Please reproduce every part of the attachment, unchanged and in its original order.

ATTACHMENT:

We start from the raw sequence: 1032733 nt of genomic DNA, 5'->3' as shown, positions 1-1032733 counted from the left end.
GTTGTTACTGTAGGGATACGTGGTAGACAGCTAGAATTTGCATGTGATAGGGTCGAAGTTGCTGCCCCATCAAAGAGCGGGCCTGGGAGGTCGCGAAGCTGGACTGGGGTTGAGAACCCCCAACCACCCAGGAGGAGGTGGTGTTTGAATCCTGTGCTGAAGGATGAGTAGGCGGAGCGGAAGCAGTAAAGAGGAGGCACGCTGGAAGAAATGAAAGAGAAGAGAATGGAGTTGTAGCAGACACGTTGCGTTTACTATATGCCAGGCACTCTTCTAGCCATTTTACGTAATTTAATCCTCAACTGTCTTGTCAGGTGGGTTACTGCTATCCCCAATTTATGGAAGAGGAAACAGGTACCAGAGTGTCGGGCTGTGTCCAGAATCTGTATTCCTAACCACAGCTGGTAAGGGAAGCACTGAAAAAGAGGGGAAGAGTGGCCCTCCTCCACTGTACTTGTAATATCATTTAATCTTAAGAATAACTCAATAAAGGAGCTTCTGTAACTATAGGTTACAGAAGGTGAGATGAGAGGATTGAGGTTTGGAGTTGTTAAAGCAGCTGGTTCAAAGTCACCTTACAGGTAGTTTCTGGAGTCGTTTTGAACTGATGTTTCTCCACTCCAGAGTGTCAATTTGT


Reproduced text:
We start from the raw sequence: 1032733 nt of genomic DNA, 5'->3' as shown, positions 1-1032733 counted from the left end.
GTTGTTACTGTAGGGATACGTGGTAGACAGCTAGAATTTGCATGTGATAGGGTCGAAGTTGCTGCCCCATCAAAGAGCGGGCCTGGGAGGTCGCGAAGCTGGACTGGGGTTGAGAACCCCCAACCACCCAGGAGGAGGTGGTGTTTGAATCCTGTGCTGAAGGATGAGTAGGCGGAGCGGAAGCAGTAAAGAGGAGGCACGCTGGAAGAAATGAAAGAGAAGAGAATGGAGTTGTAGCAGACACGTTGCGTTTACTATATGCCAGGCACTCTTCTAGCCATTTTACGTAATTTAATCCTCAACTGTCTTGTCAGGTGGGTTACTGCTATCCCCAATTTATGGAAGAGGAAACAGGTACCAGAGTGTCGGGCTGTGTCCAGAATCTGTATTCCTAACCACAGCTGGTAAGGGAAGCACTGAAAAAGAGGGGAAGAGTGGCCCTCCTCCACTGTACTTGTAATATCATTTAATCTTAAGAATAACTCAATAAAGGAGCTTCTGTAACTATAGGTTACAGAAGGTGAGATGAGAGGATTGAGGTTTGGAGTTGTTAAAGCAGCTGGTTCAAAGTCACCTTACAGGTAGTTTCTGGAGTCGTTTTGAACTGATGTTTCTCCACTCCAGAGTGTCAATTTGT